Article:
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. 2012;7(7):e42041.
doi: 10.1371/journal.pone.0042041. Epub 2012 Jul 31.

The Organelle Genomes of Hassawi Rice (Oryza Sativa L.) and Its Hybrid in Saudi Arabia: Genome Variation, Rearrangement, and Origins

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Free PMC article

The Organelle Genomes of Hassawi Rice (Oryza Sativa L.) and Its Hybrid in Saudi Arabia: Genome Variation, Rearrangement, and Origins

Tongwu Zhang et al. PLoS One. .
Free PMC article

Abstract

Hassawi rice (Oryza sativa L.) is a landrace adapted to the climate of Saudi Arabia, characterized by its strong resistance to soil salinity and drought. Using high quality sequencing reads extracted from raw data of a whole genome sequencing project, we assembled both chloroplast (cp) and mitochondrial (mt) genomes of the wild-type Hassawi rice (Hassawi-1) and its dwarf hybrid (Hassawi-2). We discovered 16 InDels (insertions and deletions) but no SNP (single nucleotide polymorphism) is present between the two Hassawi cp genomes. We identified 48 InDels and 26 SNPs in the two Hassawi mt genomes and a new type of sequence variation, termed reverse complementary variation (RCV) in the rice cp genomes. There are two and four RCVs identified in Hassawi-1 when compared to 93-11 (indica) and Nipponbare (japonica), respectively. Microsatellite sequence analysis showed there are more SSRs in the genic regions of both cp and mt genomes in the Hassawi rice than in the other rice varieties. There are also large repeats in the Hassawi mt genomes, with the longest length of 96,168 bp and 96,165 bp in Hassawi-1 and Hassawi-2, respectively. We believe that frequent DNA rearrangement in the Hassawi mt and cp genomes indicate ongoing dynamic processes to reach genetic stability under strong environmental pressures. Based on sequence variation analysis and the breeding history, we suggest that both Hassawi-1 and Hassawi-2 originated from the Indonesian variety Peta since genetic diversity between the two Hassawi cultivars is very low albeit an unknown historic origin of the wild-type Hassawi rice.

Conflict of interest statement

Competing Interests: The authors have declared that no competing interests exist.

Figures

Figure 1
Figure 1. Circular representation of the cp and mt genome assemblies of both Hassawi-1 and Hassawi-2.
Circle display (from the outside): (1) physical map scale in kilobase pairs (in cp genome, LSC region in blue, SSC region in green, and IRs regions in red); (2) read depths of the 454 sequencing data in plum (step size: 100 bp in cp genome and 200 bp in mt genome; cp assembly: range 200–1325 in Hassawi-1 and range 200–2230 in Hassawi-2; mt assembly: range 0–500); (3) SOLiD mate-pair read validation with the 0.5–1 kb insert library in purple (insert size 600–800 bp and step size 100 bp in the cp assembly and 450 bp in the mt assembly); (4) SOLiD mate-pair read validation with 1–3 kb library in orange (insert size 1400–1600 bp and step size 150 bp in the cp assembly and 700 bp in the mt assembly). The high variance in read depth of the mt genome results from the regions of cp-derived sequences. This figure is generated by the Circos program.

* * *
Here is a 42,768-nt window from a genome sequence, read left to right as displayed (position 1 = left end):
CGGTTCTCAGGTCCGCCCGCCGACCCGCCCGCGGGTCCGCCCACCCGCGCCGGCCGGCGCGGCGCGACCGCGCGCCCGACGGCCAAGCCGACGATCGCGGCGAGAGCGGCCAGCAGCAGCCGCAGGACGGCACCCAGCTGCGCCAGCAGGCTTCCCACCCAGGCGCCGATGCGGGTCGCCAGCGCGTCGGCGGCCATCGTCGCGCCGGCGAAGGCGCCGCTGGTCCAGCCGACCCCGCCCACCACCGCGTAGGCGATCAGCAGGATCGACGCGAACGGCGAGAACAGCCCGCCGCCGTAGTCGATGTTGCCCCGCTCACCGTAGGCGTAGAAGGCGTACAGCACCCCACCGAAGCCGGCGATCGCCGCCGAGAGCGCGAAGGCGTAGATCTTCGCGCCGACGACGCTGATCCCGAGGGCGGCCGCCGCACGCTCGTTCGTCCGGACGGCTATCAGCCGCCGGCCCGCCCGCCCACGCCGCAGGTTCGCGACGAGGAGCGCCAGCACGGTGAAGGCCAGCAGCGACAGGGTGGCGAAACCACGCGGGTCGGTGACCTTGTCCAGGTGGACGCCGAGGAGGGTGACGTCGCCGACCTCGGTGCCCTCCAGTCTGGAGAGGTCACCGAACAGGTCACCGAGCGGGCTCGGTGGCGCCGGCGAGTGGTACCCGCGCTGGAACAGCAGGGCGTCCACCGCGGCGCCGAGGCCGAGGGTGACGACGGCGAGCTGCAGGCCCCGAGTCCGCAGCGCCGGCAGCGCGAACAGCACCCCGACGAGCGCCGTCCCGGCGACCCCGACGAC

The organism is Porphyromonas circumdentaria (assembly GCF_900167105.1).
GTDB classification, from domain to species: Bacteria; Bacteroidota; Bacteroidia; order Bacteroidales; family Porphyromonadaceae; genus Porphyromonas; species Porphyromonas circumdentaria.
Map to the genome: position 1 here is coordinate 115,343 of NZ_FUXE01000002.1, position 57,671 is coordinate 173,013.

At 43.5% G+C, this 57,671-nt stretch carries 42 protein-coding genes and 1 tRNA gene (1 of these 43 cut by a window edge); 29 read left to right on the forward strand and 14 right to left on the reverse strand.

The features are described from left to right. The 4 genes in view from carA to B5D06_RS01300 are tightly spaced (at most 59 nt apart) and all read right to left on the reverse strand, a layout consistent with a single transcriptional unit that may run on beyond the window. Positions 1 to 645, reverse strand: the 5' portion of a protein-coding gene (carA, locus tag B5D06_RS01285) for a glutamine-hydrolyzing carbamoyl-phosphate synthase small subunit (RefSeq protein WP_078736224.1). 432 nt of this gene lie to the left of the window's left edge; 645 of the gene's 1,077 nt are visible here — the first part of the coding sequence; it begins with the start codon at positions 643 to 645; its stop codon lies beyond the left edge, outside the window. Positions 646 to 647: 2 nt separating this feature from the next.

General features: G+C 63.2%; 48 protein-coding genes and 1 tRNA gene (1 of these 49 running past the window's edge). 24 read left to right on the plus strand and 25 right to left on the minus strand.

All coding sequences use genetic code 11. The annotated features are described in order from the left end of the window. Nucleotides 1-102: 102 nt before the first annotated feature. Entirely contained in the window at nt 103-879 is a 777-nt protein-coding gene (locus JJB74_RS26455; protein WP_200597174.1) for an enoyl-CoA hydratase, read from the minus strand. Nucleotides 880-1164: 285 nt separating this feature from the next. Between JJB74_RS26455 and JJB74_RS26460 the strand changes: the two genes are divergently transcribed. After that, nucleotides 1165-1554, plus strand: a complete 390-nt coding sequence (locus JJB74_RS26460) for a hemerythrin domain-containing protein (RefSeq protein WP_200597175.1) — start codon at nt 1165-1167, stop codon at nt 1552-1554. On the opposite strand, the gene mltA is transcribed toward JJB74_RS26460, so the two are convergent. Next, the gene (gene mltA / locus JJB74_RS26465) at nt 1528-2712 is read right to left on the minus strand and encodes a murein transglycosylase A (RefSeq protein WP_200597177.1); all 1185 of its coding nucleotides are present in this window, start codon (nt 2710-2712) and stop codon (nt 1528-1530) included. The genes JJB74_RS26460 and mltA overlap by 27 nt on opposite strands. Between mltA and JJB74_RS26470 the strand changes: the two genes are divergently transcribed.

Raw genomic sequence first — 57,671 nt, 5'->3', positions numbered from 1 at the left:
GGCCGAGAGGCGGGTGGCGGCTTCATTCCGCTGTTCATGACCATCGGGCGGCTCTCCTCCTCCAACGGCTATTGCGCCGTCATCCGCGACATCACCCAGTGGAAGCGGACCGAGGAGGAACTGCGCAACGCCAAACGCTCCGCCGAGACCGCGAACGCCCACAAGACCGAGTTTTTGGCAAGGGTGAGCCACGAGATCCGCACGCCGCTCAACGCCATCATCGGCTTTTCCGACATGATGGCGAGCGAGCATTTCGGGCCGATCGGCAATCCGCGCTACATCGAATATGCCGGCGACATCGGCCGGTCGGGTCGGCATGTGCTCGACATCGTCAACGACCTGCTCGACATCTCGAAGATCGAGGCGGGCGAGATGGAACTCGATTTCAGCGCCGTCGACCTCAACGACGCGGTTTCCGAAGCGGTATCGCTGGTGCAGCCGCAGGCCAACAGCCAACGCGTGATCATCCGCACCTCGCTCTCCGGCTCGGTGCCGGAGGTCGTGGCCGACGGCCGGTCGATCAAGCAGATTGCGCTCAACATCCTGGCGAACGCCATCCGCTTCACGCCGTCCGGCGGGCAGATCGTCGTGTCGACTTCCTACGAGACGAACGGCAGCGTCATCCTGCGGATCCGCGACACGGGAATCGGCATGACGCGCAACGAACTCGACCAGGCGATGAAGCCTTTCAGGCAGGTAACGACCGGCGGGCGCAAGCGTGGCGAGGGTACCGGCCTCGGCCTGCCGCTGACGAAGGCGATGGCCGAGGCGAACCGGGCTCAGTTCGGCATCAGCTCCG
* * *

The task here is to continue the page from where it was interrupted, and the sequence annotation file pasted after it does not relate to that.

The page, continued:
Figure 2
Figure 2. Dot matrix alignment of cp genomes between Hassawi-1 and 93-11 (top) and between Hassawi-1 and Nipponbare (bottom).
The blue and red lines show direct and reverse matches, respectively. The red lines indicate IR regions in cp genomes.
Figure 3
Figure 3. Dot matrix alignment of mt genomes between Hassawi-1 and 93-11 (top) and between Hassawi-1 and Nipponbare (bottom).
The blue and red lines show direct and reverse matches, respectively.
Figure 4
Figure 4. Circos diagram illustrating SNP and InDel distributions in cp genomes of Hassawi-1 and the other three cultivars.
The first circle (from outside) displays genomes (color-coding) and genes (blocks). The second circle displays genomic regions including SSC, LSC, IRA, and IRB. The connecting lines inside the circles show SNPs (blue) and InDels (red) between two genomes.
Figure 5
Figure 5. Detail alignments of reverse complementary variations in four cp genomes.
The forward fragment is shown in green and the reverse fragment is shown in purple.
Figure 6
Figure 6. Circos diagram illustrating genome rearrangement and repeat distribution of mt genomes between Hassawi-1 and 93–11 (A) and between Hassawi-1 and Nipponbare (B).
The first circle (from outside) displays different genomes (color-coding) and genes (blocks). The second circle displays repeat distribution along genomes. The connecting lines inside the circles join syntenic regions with direct (blue) and reversed matches (red) between two genomes.
Figure 7
Figure 7. The origins of Hassawi rice and it’s hybrid.
The blue line predicts the origin of wild-type Hassawi rice from the Indonesian variety Peta.
Figure 8
Figure 8. Phylogenetic relationships of 5 rice cultivars as determined from whole cp genomes.
Support values are shown for nodes as maximum likelihood bootstrap. The scale bar denotes substitutions per site. The histogram presents the variations (Insertion, deletion and SNP) in both cp and mt genomes between Hassawi-1 and Hassawi-2.

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Grant support

The authors thank the Joint Center of Excellence for Genomics, King Abdulaziz City for Science and Technology (KACST) and Chinese Academy of Sciences. KASCT had a role in study design, data collection and analysis, decision to publish, or preparation of the manuscript.

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